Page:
MM-dd-yyyy and yyyy-MM-dd date patterns in java



  •  Hi,

     Why SimpleDateFormat is not able to distinguish between  "MM-dd-yyyy" and  "yyyy-MM-dd" date patterns.

    private static String[] DATE_PATTERNS = { "MM-dd-yyyy",    "yyyy-MM-dd" };
        private static SimpleDateFormat formatter = new SimpleDateFormat();

        public static void main(String[] args) {
            System.out.println(parse("2008-11-24"));
            System.out.println(parse("11-24-2008"));
        }

        public static Date parse(String dateString) {
            Date parsedDate = null;
            String newDateString = dateString;
            for (String element : DATE_PATTERNS) {
                try {
                    //System.out.println("trying pattern: " + element);
                    formatter.applyPattern(element);
                    parsedDate = formatter.parse(newDateString);
                    break;
                } catch (Exception e) {
                }
            }
            return parsedDate;
        }

     

    Thanks,

    Ganesh



  •  Because SimpleDateFormat is stupid.  It has no regard for the fact that month should be between 1 and 12.  When it sees 2008, it figures that you mean 2008 months into the year 24, which is April of the year 191.  Consider these alternate dates, parsed with the same "MM-dd-yyyy" format:

     

    Date String Date Returned
    "01-32-2009"Sun Feb 01 00:00:00 EST 2009
    "13-01-2009"Fri Jan 01 00:00:00 EST 2010
    "-1-01-2009"Sat Nov 01 00:00:00 EDT 2008

    Are you starting to get the picture? SimpleDateFormat is, just as the name implies, simple. Frankly, Java's entire Date/Time system is a barrel of WTFs. Joda Time isn't perfect, but it's an improvement.



  • @bstorer said:

     Because SimpleDateFormat is stupid.  It has no regard for the fact that month should be between 1 and 12.

     

     

    But, what if you are one of the 17 people not using GregorianCalendar?



  • @tster said:

    @bstorer said:

     Because SimpleDateFormat is stupid.  It has no regard for the fact that month should be between 1 and 12.

     

     

    But, what if you are one of the 17 people not using GregorianCalendar?

    Well, you're in luck, then!  Just create a Locale object representing your backward language and country, pass it to the SimpleDateFormat constructor, and it'll automatically know that "13-13-2009" isn't January 13, 2010, but Smarch 13, 2009.

    And it'll still wrap around, so if the French Republican Calendar comes back into vogue (and it's only a matter of time), SimpleDateFormat will know that "9-76-217" is actually Thermidor 16, CCXVII!  Hey, that's today's date!  Thanks, Java!

    Jeez, is it Guimauve already?!  Seems like just yesterday it was Luzerne.  My how times flies.



  •  Thanks a lot for your replies.

    I tried to use locate object as per below, but it wont worked for above program.

    Locale locale = new Locale("EN","US");
    SimpleDateFormat formatter = new SimpleDateFormat("",locale);

    Please let me know if I am missing anything.

    Thanks,

    Ganesh



  • @gd.ganesh said:

     Thanks a lot for your replies.

    I tried to use locate object as per below, but it wont worked for above program.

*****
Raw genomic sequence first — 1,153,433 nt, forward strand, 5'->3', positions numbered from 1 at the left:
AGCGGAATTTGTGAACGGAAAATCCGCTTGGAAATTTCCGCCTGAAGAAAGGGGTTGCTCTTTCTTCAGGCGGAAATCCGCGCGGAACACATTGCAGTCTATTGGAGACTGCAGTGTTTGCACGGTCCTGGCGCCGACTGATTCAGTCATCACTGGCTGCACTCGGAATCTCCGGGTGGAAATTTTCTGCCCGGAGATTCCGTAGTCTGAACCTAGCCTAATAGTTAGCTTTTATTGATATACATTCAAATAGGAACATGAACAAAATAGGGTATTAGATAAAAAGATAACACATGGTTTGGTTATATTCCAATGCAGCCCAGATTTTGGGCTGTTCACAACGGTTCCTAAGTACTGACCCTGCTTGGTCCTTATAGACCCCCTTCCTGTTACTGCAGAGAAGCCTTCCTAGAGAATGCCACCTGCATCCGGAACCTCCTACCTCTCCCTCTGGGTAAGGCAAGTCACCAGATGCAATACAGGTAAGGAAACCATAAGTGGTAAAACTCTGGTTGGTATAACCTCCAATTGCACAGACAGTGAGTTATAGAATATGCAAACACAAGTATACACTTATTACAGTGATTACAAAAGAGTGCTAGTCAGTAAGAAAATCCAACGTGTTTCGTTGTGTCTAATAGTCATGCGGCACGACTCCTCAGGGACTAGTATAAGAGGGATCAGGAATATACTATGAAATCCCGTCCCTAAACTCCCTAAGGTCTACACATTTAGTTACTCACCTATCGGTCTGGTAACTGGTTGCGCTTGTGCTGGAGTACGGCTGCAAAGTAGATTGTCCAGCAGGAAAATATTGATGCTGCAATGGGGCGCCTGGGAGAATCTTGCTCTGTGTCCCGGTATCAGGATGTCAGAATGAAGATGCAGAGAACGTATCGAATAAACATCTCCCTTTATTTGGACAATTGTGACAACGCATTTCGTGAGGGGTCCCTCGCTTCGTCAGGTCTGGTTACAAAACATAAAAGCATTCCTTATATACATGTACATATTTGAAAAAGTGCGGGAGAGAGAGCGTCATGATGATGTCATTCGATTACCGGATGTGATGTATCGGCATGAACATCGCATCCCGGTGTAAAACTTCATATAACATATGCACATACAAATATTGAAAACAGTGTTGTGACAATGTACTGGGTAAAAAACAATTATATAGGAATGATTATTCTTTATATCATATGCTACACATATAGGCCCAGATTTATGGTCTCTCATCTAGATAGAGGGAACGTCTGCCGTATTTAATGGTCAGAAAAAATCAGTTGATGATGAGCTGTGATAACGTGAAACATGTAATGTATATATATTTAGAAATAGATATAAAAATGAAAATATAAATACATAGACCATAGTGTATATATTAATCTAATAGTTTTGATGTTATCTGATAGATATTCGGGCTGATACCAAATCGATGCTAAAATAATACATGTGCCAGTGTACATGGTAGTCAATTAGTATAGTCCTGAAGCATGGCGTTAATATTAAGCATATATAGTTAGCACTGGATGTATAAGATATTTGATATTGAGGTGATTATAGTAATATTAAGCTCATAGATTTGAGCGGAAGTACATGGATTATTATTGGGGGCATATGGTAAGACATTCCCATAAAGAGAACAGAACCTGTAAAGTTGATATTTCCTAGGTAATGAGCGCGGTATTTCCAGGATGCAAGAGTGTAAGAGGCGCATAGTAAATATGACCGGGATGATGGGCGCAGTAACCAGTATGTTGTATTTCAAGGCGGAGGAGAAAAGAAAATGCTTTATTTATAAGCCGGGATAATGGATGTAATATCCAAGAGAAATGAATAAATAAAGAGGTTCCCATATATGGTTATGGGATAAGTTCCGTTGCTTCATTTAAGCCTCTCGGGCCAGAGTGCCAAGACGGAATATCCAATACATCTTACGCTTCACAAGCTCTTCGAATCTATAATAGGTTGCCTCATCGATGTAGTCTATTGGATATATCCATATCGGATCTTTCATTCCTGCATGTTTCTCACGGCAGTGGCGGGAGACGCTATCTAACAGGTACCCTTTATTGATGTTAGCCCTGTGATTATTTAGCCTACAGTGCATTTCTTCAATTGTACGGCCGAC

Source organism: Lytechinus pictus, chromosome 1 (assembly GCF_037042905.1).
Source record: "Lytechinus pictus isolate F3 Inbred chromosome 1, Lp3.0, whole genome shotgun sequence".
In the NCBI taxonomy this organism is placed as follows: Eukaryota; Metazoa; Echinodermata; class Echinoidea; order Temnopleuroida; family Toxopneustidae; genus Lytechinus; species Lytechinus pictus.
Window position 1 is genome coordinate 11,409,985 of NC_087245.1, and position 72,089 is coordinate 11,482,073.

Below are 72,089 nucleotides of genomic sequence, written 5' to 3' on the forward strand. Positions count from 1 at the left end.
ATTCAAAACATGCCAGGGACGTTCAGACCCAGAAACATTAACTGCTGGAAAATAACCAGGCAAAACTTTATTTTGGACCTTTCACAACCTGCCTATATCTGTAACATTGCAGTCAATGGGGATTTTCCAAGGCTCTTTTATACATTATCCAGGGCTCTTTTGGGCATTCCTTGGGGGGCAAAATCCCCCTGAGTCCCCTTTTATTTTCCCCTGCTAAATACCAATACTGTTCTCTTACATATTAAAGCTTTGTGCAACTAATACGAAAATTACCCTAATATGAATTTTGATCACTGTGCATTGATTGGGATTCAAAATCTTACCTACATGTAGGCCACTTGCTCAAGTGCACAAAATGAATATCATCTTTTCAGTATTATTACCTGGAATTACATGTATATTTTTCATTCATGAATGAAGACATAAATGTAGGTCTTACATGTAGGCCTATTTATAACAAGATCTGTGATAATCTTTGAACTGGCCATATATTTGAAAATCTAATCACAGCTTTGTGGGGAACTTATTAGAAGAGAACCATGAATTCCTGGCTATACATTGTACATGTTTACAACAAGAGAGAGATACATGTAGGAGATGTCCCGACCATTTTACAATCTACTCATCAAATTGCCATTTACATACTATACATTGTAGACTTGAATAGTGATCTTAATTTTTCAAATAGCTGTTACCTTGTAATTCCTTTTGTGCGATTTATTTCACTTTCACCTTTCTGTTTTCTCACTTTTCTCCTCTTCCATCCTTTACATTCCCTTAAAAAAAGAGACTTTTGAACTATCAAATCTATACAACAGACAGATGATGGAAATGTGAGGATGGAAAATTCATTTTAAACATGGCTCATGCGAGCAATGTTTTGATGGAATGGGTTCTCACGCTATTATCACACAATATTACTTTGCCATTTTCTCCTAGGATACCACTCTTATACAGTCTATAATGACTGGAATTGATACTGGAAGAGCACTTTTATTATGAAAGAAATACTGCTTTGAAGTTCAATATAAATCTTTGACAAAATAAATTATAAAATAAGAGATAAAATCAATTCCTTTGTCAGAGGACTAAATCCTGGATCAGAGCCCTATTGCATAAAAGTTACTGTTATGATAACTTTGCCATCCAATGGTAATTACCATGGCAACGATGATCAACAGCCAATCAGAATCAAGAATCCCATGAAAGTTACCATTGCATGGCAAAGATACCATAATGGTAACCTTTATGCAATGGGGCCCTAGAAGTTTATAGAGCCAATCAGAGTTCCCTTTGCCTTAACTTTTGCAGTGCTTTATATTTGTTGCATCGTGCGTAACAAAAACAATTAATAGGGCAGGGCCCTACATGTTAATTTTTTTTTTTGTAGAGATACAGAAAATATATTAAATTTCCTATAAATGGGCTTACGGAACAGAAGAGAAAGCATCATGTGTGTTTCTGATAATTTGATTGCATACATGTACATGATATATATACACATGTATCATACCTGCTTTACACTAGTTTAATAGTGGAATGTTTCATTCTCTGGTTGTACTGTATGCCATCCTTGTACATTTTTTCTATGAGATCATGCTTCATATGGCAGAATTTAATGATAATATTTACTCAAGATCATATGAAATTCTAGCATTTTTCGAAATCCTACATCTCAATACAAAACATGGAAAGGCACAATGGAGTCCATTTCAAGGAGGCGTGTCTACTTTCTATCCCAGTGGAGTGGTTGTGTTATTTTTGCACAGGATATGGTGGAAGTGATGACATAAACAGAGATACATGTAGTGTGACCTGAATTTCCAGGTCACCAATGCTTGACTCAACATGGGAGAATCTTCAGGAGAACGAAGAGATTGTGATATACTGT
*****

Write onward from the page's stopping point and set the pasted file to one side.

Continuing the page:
Locale locale = new Locale("EN","US");
    SimpleDateFormat formatter = new SimpleDateFormat("",locale);

    Please let me know if I am missing anything.

    Thanks,

    Ganesh

    Nothing you can do will make SimpleDateFormat do what you want.  That's just how it works.  As I said above, you should consider switching to Joda Time.  For example, this code:

    import org.joda.time.format.*;
    import org.joda.time.DateTime;

    public class JodaTimeDateFormat {
    private static DateTimeFormatter[] DATE_FORMATTERS = { DateTimeFormat.forPattern("MM-d-yyyy"), DateTimeFormat.forPattern("yyyy-MM-dd") };

    public static void main(String[] args) {
    System.out.println(parse("2008-11-24"));
    System.out.println(parse("11-24-2008"));
    }

    public static DateTime parse(String dateString) {
        DateTime parsedDate = null;
    for (DateTimeFormatter formatter : DATE_FORMATTERS) {
            try {
                //System.out.println("trying pattern: " + element);
                parsedDate = formatter.parseDateTime(dateString);
                break;
            } catch (Exception e) {
            }
        }
        return parsedDate;
    }
    

    }

    gives you this output:

    $ java -cp "joda-time-1.6.jar;." JodaTimeDateParse
    2008-11-24T00:00:00.000-05:00
    2008-11-24T00:00:00.000-05:00
    


  • Re: java.text.SimpleDateFormat

    I don't see a problem with SimpleDateFormat; it doesn't try to guess, it tries to parse given the format string. If you say MM-dd-yyyy but give it 2008-11-24, you just told it month 2008. The following works as expected.

    import java.text.DateFormat;
    import java.text.SimpleDateFormat;
    
    public class SimpleDateFormatTest {
    
    	public static void main(String[] args) throws java.text.ParseException {
    
    		DateFormat dfUSA = new SimpleDateFormat("MM/dd/yyyy");
    		System.out.println(dfUSA.parse("11/24/2008"));
    
    		DateFormat dfISO = new SimpleDateFormat("yyyy-MM-dd");
    		System.out.println(dfISO.parse("2008-11-24"));
    
    	}
    
    }
    

    which outputs

    Mon Nov 24 00:00:00 EST 2008
    Mon Nov 24 00:00:00 EST 2008
    

    (I like keeping a DateFormat to a single date format, rather than changing the format string).


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